Changes to the Primary Industries Levies and Charges Collection Act 1991 allow the departmental secretary to consider all requests made by levy payers for the remission of penalties. It is amazing to think that penalties might be late in being paid. This delegation of responsibility to the departmental secretary will improve the efficiency and, one would hope, the speed of the penalty provisions process while, importantly, still allowing unsatisfied levy payers to seek a review from the minister.

A number of technical amendments will also be made to a number of other pieces of legislation, which allow for the correcting of errors and other issues which reduce confusion and deliver more clearly the original intent of the acts being amended. These would often be delivered through a statute law revision bill and would probably have passed through the house without debate at a later stage. However, due to the timing of the above amendments, we agree that it makes sense to combine these technical amendments so that the bills could be amended earlier.

The coalition supports these amendments as well as the repealing of the States Grants (War Service Land Settlement) Act 1952, which is now redundant. This was a great act—a historic act, actually—which helped returned war veterans repatriated after the war. Although there are still a few of the original returned servicemen operating under this act, by agreement with the relevant states those states have taken over responsibility for any continuing lease arrangements.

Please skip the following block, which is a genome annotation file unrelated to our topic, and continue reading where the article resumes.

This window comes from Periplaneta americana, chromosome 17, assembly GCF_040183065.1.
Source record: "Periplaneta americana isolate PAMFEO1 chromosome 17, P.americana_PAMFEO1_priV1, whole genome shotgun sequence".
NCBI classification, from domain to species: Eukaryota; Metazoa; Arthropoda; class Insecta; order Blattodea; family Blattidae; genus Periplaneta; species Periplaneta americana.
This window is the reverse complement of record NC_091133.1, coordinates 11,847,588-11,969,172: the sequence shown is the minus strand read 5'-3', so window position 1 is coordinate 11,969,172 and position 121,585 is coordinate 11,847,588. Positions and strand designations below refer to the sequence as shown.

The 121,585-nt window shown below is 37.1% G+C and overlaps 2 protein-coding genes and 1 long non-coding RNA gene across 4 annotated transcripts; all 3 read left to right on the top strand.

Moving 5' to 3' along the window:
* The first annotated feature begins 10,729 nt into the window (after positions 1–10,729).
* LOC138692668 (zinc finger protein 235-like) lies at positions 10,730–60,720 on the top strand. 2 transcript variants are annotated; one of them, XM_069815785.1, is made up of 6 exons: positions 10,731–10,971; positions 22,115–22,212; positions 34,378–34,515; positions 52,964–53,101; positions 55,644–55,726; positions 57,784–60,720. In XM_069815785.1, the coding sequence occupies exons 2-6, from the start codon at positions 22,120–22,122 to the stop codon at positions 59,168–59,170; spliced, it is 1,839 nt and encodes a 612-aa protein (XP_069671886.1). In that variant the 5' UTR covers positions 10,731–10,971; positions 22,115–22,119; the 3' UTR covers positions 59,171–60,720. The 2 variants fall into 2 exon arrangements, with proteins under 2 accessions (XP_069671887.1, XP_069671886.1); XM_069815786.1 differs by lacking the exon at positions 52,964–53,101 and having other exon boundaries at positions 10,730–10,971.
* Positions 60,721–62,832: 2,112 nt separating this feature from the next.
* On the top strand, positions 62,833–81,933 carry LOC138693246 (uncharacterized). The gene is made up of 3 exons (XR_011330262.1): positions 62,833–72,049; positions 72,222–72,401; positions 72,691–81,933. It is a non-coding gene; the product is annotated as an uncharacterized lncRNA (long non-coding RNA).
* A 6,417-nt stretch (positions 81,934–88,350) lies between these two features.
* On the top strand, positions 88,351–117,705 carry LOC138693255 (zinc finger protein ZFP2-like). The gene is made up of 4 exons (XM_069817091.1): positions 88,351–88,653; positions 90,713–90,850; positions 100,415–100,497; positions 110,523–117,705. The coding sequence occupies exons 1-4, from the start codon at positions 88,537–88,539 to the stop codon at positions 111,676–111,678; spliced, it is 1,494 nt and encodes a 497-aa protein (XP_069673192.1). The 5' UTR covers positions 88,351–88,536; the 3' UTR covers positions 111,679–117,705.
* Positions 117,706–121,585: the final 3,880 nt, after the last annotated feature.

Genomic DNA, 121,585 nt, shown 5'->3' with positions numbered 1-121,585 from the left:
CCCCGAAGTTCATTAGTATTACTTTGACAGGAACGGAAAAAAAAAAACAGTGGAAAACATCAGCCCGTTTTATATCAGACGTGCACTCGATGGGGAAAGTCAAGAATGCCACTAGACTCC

For too long, I have to say, there have been an increasing number of Green and environmental activist agendas under this government. Despite that, when the department sets its mind to it, it can actually deal with the industry and come up with changes which are in everybody's interest: they are more efficient and they get things happening. Certainly, I believe, this bill is one of those very few put forward by this government that actually see the department consulting and listening to industry and putting words into action. There have been massive increases in red tape and business costs under this government, and there are about to be a heck of a lot more from 1 July. But I have to say that these sorts of efficiency changes do not cost much and they are needed. They have to be done when you consider that the Prime Minister had the gall to say just a few days ago how our agriculture can respond to the needs of Asia, when at the same time they put a blight on the cattle industry and are going to severely limit the ability of the irrigation industry to provide for that same sector of our customers and bring a carbon tax on. I truly believe that, if you take away with one hand, you cannot give it back just by standing up in the public arena and saying how agriculture will deliver. The Prime Minister is probably right: agriculture most certainly will deliver, but it will be despite her government, not because of it. I find it pretty galling that, with the actions they have taken regarding the agriculture sector, she can stand up and skite about what they will do for Asia. They will do that despite her government, not because of.